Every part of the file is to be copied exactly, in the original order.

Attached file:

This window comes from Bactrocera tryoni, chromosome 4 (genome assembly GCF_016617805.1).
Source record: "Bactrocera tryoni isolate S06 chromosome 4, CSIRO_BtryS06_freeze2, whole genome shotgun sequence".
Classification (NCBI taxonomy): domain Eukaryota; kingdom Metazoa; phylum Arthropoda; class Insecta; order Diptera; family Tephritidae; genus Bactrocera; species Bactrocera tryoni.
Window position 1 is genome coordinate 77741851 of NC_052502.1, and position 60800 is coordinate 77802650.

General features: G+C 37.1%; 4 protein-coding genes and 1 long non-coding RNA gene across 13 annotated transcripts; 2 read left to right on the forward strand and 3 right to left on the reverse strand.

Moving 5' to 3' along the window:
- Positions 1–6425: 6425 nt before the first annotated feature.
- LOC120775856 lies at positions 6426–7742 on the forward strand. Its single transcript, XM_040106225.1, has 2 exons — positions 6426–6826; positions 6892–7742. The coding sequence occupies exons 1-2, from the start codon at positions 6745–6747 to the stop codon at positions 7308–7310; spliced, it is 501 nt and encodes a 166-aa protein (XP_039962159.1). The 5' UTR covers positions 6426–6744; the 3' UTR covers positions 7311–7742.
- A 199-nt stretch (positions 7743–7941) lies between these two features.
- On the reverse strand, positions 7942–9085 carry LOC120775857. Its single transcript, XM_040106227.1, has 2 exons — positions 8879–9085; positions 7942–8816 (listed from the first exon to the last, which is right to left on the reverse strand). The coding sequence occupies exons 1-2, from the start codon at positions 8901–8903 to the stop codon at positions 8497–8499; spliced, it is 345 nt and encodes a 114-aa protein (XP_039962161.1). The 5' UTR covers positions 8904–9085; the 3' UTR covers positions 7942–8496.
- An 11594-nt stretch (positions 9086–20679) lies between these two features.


This window comes from Bactrocera tryoni, chromosome 4 (genome assembly GCF_016617805.1).
Source record: "Bactrocera tryoni isolate S06 chromosome 4, CSIRO_BtryS06_freeze2, whole genome shotgun sequence".
Classification (NCBI taxonomy): domain Eukaryota; kingdom Metazoa; phylum Arthropoda; class Insecta; order Diptera; family Tephritidae; genus Bactrocera; species Bactrocera tryoni.
Window position 1 is genome coordinate 77741851 of NC_052502.1, and position 60800 is coordinate 77802650.

General features: G+C 37.1%; 4 protein-coding genes and 1 long non-coding RNA gene across 13 annotated transcripts; 2 read left to right on the forward strand and 3 right to left on the reverse strand.

Moving 5' to 3' along the window:
- Positions 1–6425: 6425 nt before the first annotated feature.
- LOC120775856 lies at positions 6426–7742 on the forward strand. Its single transcript, XM_040106225.1, has 2 exons — positions 6426–6826; positions 6892–7742. The coding sequence occupies exons 1-2, from the start codon at positions 6745–6747 to the stop codon at positions 7308–7310; spliced, it is 501 nt and encodes a 166-aa protein (XP_039962159.1). The 5' UTR covers positions 6426–6744; the 3' UTR covers positions 7311–7742.
- A 199-nt stretch (positions 7743–7941) lies between these two features.
- On the reverse strand, positions 7942–9085 carry LOC120775857. Its single transcript, XM_040106227.1, has 2 exons — positions 8879–9085; positions 7942–8816 (listed from the first exon to the last, which is right to left on the reverse strand). The coding sequence occupies exons 1-2, from the start codon at positions 8901–8903 to the stop codon at positions 8497–8499; spliced, it is 345 nt and encodes a 114-aa protein (XP_039962161.1). The 5' UTR covers positions 8904–9085; the 3' UTR covers positions 7942–8496.
- An 11594-nt stretch (positions 9086–20679) lies between these two features.